Maynard James Keenan Served In the Army Before Tool
Today on Rock N’ Roll True Stories they take a look at the time Maynard James Keenan of Tool and A Perfect Circle was in the Army and almost made it into West Point! Check it out below!
With it being Remembrance Day this week in Canada and veterans day for our friends south of the border I wanted to take a look at a rockstar who not only served in the military but used that experience to shape his career. Today let’s look at Tool’s Maynyard James Keenan’s time in the service.
Prior to fronting the hugely successful band Tool and A perfect Circle, frontman Maynard James Kennan spent some time in the US Army. He talked about his time in the military in greater length in 2016 after he co-authored a book titled A Perfect Union of Contrary Things. During an interview with Rolling Stone magazine to promote the book he revealed the rationale behind him joining the army claiming
- He needed the money. The singer wanted to use the GI Bill which helps veterans pay for their post-secondary schooling. Keenan had a desire to attend arts school and thought that enlisting in the military would’ve helped pay for that.
The other reason he joined was because as he said in his book and i quote “Bill Murray’s character in Stripes played a part in my decision to join the Army,” he says, straight-facedly. “It just felt right to do at the time, and I excelled.”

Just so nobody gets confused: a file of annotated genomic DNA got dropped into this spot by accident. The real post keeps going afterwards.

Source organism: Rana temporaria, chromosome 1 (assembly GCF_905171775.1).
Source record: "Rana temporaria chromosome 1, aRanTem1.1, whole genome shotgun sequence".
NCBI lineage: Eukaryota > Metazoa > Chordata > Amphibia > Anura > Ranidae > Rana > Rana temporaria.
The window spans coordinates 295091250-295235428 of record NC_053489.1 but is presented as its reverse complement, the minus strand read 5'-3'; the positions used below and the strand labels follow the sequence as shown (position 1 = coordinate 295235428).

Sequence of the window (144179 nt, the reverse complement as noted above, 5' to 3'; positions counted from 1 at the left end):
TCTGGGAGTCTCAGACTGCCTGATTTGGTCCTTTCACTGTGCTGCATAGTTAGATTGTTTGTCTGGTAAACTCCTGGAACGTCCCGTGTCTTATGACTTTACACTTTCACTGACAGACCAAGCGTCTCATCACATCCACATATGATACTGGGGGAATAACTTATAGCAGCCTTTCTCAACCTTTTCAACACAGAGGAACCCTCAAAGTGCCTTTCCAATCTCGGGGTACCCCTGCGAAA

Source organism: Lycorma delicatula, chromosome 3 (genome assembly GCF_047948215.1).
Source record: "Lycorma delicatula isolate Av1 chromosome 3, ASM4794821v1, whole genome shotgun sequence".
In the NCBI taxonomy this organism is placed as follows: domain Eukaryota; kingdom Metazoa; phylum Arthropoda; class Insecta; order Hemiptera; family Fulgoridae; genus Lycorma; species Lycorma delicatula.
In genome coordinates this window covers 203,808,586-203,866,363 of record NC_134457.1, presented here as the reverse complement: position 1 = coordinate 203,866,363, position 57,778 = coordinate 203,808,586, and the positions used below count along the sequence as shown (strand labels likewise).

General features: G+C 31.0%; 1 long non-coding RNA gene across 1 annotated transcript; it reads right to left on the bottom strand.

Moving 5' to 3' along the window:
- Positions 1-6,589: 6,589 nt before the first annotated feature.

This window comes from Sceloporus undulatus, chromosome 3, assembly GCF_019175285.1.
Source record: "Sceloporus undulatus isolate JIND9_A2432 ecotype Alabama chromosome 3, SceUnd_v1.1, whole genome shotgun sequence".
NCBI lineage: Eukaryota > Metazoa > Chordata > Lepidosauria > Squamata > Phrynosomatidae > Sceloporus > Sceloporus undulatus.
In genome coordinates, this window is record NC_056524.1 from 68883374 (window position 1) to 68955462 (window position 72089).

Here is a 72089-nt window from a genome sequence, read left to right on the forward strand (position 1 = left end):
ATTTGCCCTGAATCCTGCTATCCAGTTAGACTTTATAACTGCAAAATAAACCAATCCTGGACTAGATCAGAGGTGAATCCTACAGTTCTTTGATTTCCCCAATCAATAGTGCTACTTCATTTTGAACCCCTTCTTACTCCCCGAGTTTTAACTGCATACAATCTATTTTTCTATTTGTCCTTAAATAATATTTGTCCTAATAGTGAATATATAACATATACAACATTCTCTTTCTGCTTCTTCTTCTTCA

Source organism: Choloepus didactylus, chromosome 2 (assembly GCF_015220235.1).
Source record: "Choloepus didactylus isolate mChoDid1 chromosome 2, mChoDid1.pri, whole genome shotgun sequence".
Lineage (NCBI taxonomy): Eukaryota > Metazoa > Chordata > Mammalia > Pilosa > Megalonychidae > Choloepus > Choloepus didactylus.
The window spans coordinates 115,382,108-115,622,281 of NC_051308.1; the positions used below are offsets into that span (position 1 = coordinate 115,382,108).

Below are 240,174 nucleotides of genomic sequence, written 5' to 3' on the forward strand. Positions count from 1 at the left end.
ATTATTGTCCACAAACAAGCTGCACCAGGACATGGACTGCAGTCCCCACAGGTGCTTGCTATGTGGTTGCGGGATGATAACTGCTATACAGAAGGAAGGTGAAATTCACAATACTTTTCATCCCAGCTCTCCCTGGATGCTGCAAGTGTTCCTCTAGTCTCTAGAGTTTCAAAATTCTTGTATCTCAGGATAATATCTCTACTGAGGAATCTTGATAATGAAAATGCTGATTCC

And he was correct, he did excel.
Keenan would tell Revolver Magazine that he enlisted in the service in 1982 after graduating from high school. He did his basic training in Oklahoma, and was initially stationed in North Kansas.He served as a military forward observer which directs mortar and artillery fire onto enemy positions. According to Revolver He also went to military preparatory school in New Jersey from 1983 to 1984 and finished his term in Texas. The singer would tell the publication “At basic training, I received the distinguished graduate award for my battery, overall,” “I got a big trophy and got to shake the colonel’s hand. And then for advanced training, same thing.”
Following hin finishing his advanced training he was offered a chance to attend West Point which is a 4 year military school that has produced some of the best and brightest military minds. But for the future singer, something didn’t seem right. He would tell Revolver
“In that moment, when you’re staring at this thing going, OK, is this what I want to do? Is there something else? I had an overwhelming feeling that this wasn’t what I was supposed to do, “I’m pretty in touch with my intuition, and in that moment, I had to listen to it and decline the appointment.”
The singer would spend a total of 3 years in the service.
But like a lot of people including myself and I’m sure a lot of you have asked yourself this as well. How would life be different if you would have made one different decision or chosen a different path in life, the singer is no different saying in the same interview:
“Recently, I reached out to an old classmate of mine from preparatory school just prior to West Point,” he says. “I wanted to see where he’s at. He’s basically in charge of Afghanistan. He’s a colonel now. And it makes me kind of wonder where I would have been had I taken a different path. Because if I had accepted my appointment and made it through the next four years, my career was set.